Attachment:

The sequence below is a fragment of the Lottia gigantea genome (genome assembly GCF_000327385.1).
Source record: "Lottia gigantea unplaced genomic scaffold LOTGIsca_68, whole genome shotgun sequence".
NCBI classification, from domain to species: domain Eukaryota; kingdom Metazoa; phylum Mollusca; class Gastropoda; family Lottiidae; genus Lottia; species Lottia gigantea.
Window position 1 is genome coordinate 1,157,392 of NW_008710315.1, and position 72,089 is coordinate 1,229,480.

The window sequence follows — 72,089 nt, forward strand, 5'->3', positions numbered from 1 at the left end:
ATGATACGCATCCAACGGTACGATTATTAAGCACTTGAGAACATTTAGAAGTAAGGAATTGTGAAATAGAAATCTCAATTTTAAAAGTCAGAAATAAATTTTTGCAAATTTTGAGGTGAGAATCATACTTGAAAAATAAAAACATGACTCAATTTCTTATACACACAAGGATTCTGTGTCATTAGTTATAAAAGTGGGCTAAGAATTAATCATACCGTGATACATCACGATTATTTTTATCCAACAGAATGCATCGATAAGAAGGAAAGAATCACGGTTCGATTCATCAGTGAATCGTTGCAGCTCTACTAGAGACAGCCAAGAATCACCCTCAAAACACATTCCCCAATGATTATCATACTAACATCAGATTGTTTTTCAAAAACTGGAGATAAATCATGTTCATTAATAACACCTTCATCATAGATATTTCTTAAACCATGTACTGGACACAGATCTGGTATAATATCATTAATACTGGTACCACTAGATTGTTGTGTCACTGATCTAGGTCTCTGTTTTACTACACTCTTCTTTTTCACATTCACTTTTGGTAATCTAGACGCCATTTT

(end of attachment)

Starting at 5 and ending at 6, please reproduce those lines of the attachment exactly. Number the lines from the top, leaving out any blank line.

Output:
The window sequence follows — 72,089 nt, forward strand, 5'->3', positions numbered from 1 at the left end:
ATGATACGCATCCAACGGTACGATTATTAAGCACTTGAGAACATTTAGAAGTAAGGAATTGTGAAATAGAAATCTCAATTTTAAAAGTCAGAAATAAATTTTTGCAAATTTTGAGGTGAGAATCATACTTGAAAAATAAAAACATGACTCAATTTCTTATACACACAAGGATTCTGTGTCATTAGTTATAAAAGTGGGCTAAGAATTAATCATACCGTGATACATCACGATTATTTTTATCCAACAGAATGCATCGATAAGAAGGAAAGAATCACGGTTCGATTCATCAGTGAATCGTTGCAGCTCTACTAGAGACAGCCAAGAATCACCCTCAAAACACATTCCCCAATGATTATCATACTAACATCAGATTGTTTTTCAAAAACTGGAGATAAATCATGTTCATTAATAACACCTTCATCATAGATATTTCTTAAACCATGTACTGGACACAGATCTGGTATAATATCATTAATACTGGTACCACTAGATTGTTGTGTCACTGATCTAGGTCTCTGTTTTACTACACTCTTCTTTTTCACATTCACTTTTGGTAATCTAGACGCCATTTT